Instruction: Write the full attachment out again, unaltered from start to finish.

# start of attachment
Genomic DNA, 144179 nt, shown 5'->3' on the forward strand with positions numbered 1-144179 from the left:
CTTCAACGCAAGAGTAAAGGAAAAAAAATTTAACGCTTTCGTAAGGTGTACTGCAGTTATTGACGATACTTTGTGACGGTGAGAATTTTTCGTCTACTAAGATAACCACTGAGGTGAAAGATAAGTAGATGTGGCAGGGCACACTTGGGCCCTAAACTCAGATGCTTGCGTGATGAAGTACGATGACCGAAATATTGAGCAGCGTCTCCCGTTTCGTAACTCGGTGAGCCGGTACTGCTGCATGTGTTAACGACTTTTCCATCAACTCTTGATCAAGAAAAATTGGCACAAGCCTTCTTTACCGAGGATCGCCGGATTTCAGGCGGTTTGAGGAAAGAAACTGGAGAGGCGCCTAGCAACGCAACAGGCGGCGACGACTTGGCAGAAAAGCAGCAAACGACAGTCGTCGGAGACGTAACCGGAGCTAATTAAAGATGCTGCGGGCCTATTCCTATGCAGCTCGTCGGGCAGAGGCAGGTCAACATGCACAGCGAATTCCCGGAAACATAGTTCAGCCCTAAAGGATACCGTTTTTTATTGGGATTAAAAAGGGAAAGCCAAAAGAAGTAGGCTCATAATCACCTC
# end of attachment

Genomic DNA, 144179 nt, shown 5'->3' on the forward strand with positions numbered 1-144179 from the left:
CTTCAACGCAAGAGTAAAGGAAAAAAAATTTAACGCTTTCGTAAGGTGTACTGCAGTTATTGACGATACTTTGTGACGGTGAGAATTTTTCGTCTACTAAGATAACCACTGAGGTGAAAGATAAGTAGATGTGGCAGGGCACACTTGGGCCCTAAACTCAGATGCTTGCGTGATGAAGTACGATGACCGAAATATTGAGCAGCGTCTCCCGTTTCGTAACTCGGTGAGCCGGTACTGCTGCATGTGTTAACGACTTTTCCATCAACTCTTGATCAAGAAAAATTGGCACAAGCCTTCTTTACCGAGGATCGCCGGATTTCAGGCGGTTTGAGGAAAGAAACTGGAGAGGCGCCTAGCAACGCAACAGGCGGCGACGACTTGGCAGAAAAGCAGCAAACGACAGTCGTCGGAGACGTAACCGGAGCTAATTAAAGATGCTGCGGGCCTATTCCTATGCAGCTCGTCGGGCAGAGGCAGGTCAACATGCACAGCGAATTCCCGGAAACATAGTTCAGCCCTAAAGGATACCGTTTTTTATTGGGATTAAAAAGGGAAAGCCAAAAGAAGTAGGCTCATAATCACCTC